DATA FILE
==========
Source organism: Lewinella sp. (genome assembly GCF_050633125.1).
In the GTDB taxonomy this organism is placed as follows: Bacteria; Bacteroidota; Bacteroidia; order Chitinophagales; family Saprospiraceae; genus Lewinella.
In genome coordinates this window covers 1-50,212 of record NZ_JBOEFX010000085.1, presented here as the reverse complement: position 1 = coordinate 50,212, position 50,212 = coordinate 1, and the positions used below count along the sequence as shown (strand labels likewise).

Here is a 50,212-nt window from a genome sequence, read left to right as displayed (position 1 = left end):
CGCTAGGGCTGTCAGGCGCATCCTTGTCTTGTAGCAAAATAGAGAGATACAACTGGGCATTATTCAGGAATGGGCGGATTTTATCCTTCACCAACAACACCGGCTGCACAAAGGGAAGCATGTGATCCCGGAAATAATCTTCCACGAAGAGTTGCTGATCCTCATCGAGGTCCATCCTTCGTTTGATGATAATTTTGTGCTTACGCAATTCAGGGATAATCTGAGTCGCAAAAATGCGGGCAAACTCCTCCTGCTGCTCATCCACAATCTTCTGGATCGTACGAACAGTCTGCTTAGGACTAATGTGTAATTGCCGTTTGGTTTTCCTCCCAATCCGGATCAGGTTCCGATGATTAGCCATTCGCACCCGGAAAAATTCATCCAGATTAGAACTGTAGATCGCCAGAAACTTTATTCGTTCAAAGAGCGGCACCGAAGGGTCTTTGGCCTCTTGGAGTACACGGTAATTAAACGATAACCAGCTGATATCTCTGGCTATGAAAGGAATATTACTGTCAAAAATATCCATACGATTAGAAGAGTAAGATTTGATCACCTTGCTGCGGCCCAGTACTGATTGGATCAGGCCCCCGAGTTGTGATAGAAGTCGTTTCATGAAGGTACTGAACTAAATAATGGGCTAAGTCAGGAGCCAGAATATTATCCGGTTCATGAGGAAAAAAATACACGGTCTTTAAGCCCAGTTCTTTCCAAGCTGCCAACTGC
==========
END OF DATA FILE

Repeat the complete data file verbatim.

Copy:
Source organism: Lewinella sp. (genome assembly GCF_050633125.1).
In the GTDB taxonomy this organism is placed as follows: Bacteria; Bacteroidota; Bacteroidia; order Chitinophagales; family Saprospiraceae; genus Lewinella.
In genome coordinates this window covers 1-50,212 of record NZ_JBOEFX010000085.1, presented here as the reverse complement: position 1 = coordinate 50,212, position 50,212 = coordinate 1, and the positions used below count along the sequence as shown (strand labels likewise).

Here is a 50,212-nt window from a genome sequence, read left to right as displayed (position 1 = left end):
CGCTAGGGCTGTCAGGCGCATCCTTGTCTTGTAGCAAAATAGAGAGATACAACTGGGCATTATTCAGGAATGGGCGGATTTTATCCTTCACCAACAACACCGGCTGCACAAAGGGAAGCATGTGATCCCGGAAATAATCTTCCACGAAGAGTTGCTGATCCTCATCGAGGTCCATCCTTCGTTTGATGATAATTTTGTGCTTACGCAATTCAGGGATAATCTGAGTCGCAAAAATGCGGGCAAACTCCTCCTGCTGCTCATCCACAATCTTCTGGATCGTACGAACAGTCTGCTTAGGACTAATGTGTAATTGCCGTTTGGTTTTCCTCCCAATCCGGATCAGGTTCCGATGATTAGCCATTCGCACCCGGAAAAATTCATCCAGATTAGAACTGTAGATCGCCAGAAACTTTATTCGTTCAAAGAGCGGCACCGAAGGGTCTTTGGCCTCTTGGAGTACACGGTAATTAAACGATAACCAGCTGATATCTCTGGCTATGAAAGGAATATTACTGTCAAAAATATCCATACGATTAGAAGAGTAAGATTTGATCACCTTGCTGCGGCCCAGTACTGATTGGATCAGGCCCCCGAGTTGTGATAGAAGTCGTTTCATGAAGGTACTGAACTAAATAATGGGCTAAGTCAGGAGCCAGAATATTATCCGGTTCATGAGGAAAAAAATACACGGTCTTTAAGCCCAGTTCTTTCCAAGCTGCCAACTGC